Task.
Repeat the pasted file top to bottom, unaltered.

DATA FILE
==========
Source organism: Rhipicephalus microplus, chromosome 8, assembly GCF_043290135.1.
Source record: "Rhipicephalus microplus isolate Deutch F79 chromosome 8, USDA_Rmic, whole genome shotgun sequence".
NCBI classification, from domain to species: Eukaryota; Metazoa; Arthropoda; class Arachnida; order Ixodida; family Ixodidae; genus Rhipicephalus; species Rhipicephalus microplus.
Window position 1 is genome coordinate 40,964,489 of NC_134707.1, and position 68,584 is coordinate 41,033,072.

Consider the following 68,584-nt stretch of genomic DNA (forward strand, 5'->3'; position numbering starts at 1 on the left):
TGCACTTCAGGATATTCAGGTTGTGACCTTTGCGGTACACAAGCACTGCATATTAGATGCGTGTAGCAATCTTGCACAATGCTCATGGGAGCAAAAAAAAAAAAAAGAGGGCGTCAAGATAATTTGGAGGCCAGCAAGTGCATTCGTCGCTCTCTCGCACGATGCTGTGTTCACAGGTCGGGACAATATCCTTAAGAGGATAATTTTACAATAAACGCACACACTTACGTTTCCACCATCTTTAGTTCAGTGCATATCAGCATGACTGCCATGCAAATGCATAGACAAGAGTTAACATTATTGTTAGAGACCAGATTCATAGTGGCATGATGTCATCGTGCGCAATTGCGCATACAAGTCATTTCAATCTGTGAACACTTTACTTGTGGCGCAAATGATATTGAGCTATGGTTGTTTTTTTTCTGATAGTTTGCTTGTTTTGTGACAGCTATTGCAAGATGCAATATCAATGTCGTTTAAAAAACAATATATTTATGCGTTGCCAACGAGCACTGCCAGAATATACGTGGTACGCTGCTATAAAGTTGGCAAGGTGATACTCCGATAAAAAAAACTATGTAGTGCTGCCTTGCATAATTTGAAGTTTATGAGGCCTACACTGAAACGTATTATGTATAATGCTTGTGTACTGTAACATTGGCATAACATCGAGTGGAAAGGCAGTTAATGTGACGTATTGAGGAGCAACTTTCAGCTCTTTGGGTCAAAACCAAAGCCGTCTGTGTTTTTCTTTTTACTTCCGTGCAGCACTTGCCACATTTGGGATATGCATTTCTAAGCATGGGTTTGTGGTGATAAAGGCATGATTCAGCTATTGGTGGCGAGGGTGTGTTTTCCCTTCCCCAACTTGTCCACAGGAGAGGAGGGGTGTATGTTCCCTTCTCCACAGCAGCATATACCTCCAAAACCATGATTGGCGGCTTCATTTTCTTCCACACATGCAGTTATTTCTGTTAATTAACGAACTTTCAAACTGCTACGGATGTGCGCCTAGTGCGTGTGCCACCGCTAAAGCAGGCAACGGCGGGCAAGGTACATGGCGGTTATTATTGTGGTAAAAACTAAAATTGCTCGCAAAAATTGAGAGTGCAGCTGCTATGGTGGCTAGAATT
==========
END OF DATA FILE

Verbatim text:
Source organism: Rhipicephalus microplus, chromosome 8, assembly GCF_043290135.1.
Source record: "Rhipicephalus microplus isolate Deutch F79 chromosome 8, USDA_Rmic, whole genome shotgun sequence".
NCBI classification, from domain to species: Eukaryota; Metazoa; Arthropoda; class Arachnida; order Ixodida; family Ixodidae; genus Rhipicephalus; species Rhipicephalus microplus.
Window position 1 is genome coordinate 40,964,489 of NC_134707.1, and position 68,584 is coordinate 41,033,072.

Consider the following 68,584-nt stretch of genomic DNA (forward strand, 5'->3'; position numbering starts at 1 on the left):
TGCACTTCAGGATATTCAGGTTGTGACCTTTGCGGTACACAAGCACTGCATATTAGATGCGTGTAGCAATCTTGCACAATGCTCATGGGAGCAAAAAAAAAAAAAAGAGGGCGTCAAGATAATTTGGAGGCCAGCAAGTGCATTCGTCGCTCTCTCGCACGATGCTGTGTTCACAGGTCGGGACAATATCCTTAAGAGGATAATTTTACAATAAACGCACACACTTACGTTTCCACCATCTTTAGTTCAGTGCATATCAGCATGACTGCCATGCAAATGCATAGACAAGAGTTAACATTATTGTTAGAGACCAGATTCATAGTGGCATGATGTCATCGTGCGCAATTGCGCATACAAGTCATTTCAATCTGTGAACACTTTACTTGTGGCGCAAATGATATTGAGCTATGGTTGTTTTTTTTCTGATAGTTTGCTTGTTTTGTGACAGCTATTGCAAGATGCAATATCAATGTCGTTTAAAAAACAATATATTTATGCGTTGCCAACGAGCACTGCCAGAATATACGTGGTACGCTGCTATAAAGTTGGCAAGGTGATACTCCGATAAAAAAAACTATGTAGTGCTGCCTTGCATAATTTGAAGTTTATGAGGCCTACACTGAAACGTATTATGTATAATGCTTGTGTACTGTAACATTGGCATAACATCGAGTGGAAAGGCAGTTAATGTGACGTATTGAGGAGCAACTTTCAGCTCTTTGGGTCAAAACCAAAGCCGTCTGTGTTTTTCTTTTTACTTCCGTGCAGCACTTGCCACATTTGGGATATGCATTTCTAAGCATGGGTTTGTGGTGATAAAGGCATGATTCAGCTATTGGTGGCGAGGGTGTGTTTTCCCTTCCCCAACTTGTCCACAGGAGAGGAGGGGTGTATGTTCCCTTCTCCACAGCAGCATATACCTCCAAAACCATGATTGGCGGCTTCATTTTCTTCCACACATGCAGTTATTTCTGTTAATTAACGAACTTTCAAACTGCTACGGATGTGCGCCTAGTGCGTGTGCCACCGCTAAAGCAGGCAACGGCGGGCAAGGTACATGGCGGTTATTATTGTGGTAAAAACTAAAATTGCTCGCAAAAATTGAGAGTGCAGCTGCTATGGTGGCTAGAATT